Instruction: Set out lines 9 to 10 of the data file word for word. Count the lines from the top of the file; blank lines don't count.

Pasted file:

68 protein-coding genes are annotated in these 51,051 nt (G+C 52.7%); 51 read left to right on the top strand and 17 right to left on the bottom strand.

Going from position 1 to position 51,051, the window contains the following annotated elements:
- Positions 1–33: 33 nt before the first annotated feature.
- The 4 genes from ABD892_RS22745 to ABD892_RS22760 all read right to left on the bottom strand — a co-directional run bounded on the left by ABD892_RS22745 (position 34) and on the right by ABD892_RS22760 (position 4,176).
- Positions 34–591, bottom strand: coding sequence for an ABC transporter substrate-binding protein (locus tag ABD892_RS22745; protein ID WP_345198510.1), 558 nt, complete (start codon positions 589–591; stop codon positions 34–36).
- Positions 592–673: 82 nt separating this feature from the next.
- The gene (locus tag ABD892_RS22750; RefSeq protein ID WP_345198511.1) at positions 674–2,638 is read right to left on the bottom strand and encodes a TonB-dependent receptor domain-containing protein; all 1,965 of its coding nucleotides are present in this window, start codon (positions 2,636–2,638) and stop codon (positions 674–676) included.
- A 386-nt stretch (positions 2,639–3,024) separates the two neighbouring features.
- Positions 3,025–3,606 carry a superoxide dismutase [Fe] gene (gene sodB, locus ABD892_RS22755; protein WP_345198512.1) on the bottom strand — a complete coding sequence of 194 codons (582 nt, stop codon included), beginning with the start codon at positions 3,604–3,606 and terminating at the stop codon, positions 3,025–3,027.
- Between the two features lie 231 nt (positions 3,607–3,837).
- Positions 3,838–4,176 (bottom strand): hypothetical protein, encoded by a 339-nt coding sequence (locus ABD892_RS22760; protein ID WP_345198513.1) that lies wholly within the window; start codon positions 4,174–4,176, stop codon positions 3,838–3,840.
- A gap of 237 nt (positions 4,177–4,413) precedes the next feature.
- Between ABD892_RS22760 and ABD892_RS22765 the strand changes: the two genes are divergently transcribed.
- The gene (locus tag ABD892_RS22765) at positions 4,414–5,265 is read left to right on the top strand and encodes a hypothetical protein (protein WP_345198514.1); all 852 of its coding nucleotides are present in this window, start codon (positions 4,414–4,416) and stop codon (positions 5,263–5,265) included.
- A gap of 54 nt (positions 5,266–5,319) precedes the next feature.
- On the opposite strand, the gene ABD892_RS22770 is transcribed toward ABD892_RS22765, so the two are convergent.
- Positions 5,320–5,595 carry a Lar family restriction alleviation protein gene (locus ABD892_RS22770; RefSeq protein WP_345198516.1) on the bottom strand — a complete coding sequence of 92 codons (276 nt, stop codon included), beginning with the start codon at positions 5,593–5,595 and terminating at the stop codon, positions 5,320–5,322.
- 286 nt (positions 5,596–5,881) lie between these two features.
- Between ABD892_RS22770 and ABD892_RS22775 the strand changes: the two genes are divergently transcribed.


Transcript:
- Positions 3,025–3,606 carry a superoxide dismutase [Fe] gene (gene sodB, locus ABD892_RS22755; protein WP_345198512.1) on the bottom strand — a complete coding sequence of 194 codons (582 nt, stop codon included), beginning with the start codon at positions 3,604–3,606 and terminating at the stop codon, positions 3,025–3,027.
- Between the two features lie 231 nt (positions 3,607–3,837).